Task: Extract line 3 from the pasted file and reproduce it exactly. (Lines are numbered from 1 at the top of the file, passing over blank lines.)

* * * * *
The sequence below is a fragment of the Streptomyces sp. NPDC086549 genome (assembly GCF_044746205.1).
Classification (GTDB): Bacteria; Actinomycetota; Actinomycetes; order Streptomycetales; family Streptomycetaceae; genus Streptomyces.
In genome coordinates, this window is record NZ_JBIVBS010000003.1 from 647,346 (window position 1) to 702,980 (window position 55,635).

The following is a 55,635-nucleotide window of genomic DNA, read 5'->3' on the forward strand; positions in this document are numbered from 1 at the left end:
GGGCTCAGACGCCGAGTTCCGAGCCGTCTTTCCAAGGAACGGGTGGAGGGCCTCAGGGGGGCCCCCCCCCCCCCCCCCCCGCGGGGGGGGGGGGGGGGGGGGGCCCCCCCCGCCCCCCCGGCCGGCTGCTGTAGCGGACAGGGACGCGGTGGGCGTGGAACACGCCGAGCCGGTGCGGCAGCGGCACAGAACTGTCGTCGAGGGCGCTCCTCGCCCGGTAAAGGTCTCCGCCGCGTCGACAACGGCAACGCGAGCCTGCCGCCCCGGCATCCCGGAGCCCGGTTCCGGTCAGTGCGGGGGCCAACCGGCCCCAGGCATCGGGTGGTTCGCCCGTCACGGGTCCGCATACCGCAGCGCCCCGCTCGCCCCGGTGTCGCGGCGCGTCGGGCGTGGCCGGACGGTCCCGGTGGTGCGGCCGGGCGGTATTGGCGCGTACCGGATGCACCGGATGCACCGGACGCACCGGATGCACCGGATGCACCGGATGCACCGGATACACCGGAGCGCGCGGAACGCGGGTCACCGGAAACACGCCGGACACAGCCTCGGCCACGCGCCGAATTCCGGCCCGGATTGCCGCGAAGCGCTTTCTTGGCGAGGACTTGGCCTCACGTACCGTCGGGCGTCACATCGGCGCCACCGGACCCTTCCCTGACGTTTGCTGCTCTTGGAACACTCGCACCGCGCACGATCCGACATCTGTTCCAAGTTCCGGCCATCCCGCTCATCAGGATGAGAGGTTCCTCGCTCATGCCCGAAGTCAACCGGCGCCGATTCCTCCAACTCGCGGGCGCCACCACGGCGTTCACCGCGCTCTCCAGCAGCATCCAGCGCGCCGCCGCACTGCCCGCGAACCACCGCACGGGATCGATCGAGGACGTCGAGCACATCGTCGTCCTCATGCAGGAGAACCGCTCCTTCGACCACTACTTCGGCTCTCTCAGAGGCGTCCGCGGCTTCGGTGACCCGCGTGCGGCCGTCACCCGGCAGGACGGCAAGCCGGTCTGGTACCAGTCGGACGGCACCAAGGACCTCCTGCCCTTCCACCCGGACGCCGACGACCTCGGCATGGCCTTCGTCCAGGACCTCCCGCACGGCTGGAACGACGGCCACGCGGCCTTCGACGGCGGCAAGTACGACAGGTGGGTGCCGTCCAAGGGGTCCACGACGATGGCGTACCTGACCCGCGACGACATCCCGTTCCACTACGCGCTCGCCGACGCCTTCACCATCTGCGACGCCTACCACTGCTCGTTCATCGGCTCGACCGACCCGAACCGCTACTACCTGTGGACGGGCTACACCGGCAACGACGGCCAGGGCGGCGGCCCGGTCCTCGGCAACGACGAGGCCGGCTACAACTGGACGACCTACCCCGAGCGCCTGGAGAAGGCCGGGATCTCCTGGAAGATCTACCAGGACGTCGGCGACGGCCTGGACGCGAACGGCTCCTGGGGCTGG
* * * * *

In genome coordinates, this window is record NZ_JBIVBS010000003.1 from 647,346 (window position 1) to 702,980 (window position 55,635).